Durban, South Africa: The United Nations climate talks on Tuesday were mired in problems as environment ministers from around the world began a four-day huddle focused on the future of the Kyoto Protocol.
The US played down hopes for a deal with China that, by ensuring the survival of the threatened treaty, would lead to a breakthrough.
And in an exceptional show of unity, the world’s four emerging nations—Brazil, South Africa, India and China, the so-called BASIC group —said a successful outcome in Durban depended on keeping Kyoto alive with a second round of commitments.
A file photo of Antarctica (Bloomberg)
“The Kyoto Protocol should be continued and a second commitment period is a must,” China’s top climate negotiator Xie Zhenhua, speaking in the name of the BASIC group, said at a press conference.
“The most important issue for us in Durban is that a clear and ratifiable decision on a KP (Kyoto Protocol) second commitment period takes place. This must happen if KP parties are really committed to addressing climate change,” said India’s environment minister Jayanthi Natarajan.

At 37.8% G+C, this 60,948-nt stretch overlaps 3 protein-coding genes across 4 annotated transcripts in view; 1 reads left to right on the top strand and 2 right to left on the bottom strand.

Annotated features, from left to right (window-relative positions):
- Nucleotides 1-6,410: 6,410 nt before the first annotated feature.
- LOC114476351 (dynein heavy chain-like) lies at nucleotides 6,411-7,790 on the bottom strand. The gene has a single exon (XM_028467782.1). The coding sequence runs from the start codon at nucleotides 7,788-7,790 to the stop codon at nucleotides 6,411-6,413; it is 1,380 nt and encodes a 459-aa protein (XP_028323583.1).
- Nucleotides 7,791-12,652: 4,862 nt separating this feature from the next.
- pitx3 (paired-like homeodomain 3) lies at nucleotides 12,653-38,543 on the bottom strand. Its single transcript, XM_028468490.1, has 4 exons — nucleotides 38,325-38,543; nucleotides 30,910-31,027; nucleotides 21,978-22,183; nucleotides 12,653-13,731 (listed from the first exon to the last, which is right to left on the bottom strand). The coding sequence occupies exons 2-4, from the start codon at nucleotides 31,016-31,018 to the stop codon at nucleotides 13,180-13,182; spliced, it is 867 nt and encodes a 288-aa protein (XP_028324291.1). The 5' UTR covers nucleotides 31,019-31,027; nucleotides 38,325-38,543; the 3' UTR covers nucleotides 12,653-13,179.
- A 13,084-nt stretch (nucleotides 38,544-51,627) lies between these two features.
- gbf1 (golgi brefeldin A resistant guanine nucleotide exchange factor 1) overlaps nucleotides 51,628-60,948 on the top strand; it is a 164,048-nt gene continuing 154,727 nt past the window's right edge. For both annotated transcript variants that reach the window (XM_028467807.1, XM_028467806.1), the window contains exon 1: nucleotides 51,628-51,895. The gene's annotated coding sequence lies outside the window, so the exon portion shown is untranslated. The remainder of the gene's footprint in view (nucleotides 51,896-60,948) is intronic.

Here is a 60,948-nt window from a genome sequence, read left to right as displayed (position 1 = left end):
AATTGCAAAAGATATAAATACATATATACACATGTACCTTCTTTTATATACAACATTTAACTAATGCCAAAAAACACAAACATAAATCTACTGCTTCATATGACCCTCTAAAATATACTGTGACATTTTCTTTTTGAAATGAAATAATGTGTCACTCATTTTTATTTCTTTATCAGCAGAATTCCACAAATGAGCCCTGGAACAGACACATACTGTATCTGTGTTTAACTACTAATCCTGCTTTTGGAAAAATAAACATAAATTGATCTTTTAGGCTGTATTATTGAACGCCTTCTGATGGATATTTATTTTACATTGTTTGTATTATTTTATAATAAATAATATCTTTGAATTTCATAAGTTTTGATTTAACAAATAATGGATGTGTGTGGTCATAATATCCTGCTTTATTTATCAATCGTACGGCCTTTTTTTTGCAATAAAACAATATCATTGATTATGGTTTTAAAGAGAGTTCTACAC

Hopes of movement were raised on Sunday when China signalled willingness—linked with conditions—to embrace a future legally-binding treaty on carbon emissions.
Green campaigners seized on this as a chance to remove one of the roadblocks to a deal that would save Kyoto, the only treaty that sets down legally-enforceable curbs on greenhouse gases.
But US chief delegate Todd Stern on Tuesday poured cold water on the Chinese position.
“It’s not my impression that there has been any change at all in the Chinese position with respect to a legally binding agreement,” Stern told a press conference.
He said key details had to be answered in such a pact.
Kyoto is an icon for green campaigners and developing countries, which seize on it as an effective means to tame global warming and show solidarity between rich and poor nations.
But the Protocol’s future is clouded.
The first round of emissions pledges under Kyoto expires next year.
The EU has offered to sign up for a second round of commitments, but only if it secures approval for a “road map” leading to a new, legally binding pact that would encompass the big carbon polluters.
Stern downplayed the significance of “legally binding,” saying it was not the “be all and end all” of solutions for climate change as its defenders suggested.
Instead, he promoted a deal endorsed in Cancun last year that uses a roster of voluntary emissions curbs, by 2020, to tackle greenhouse gases.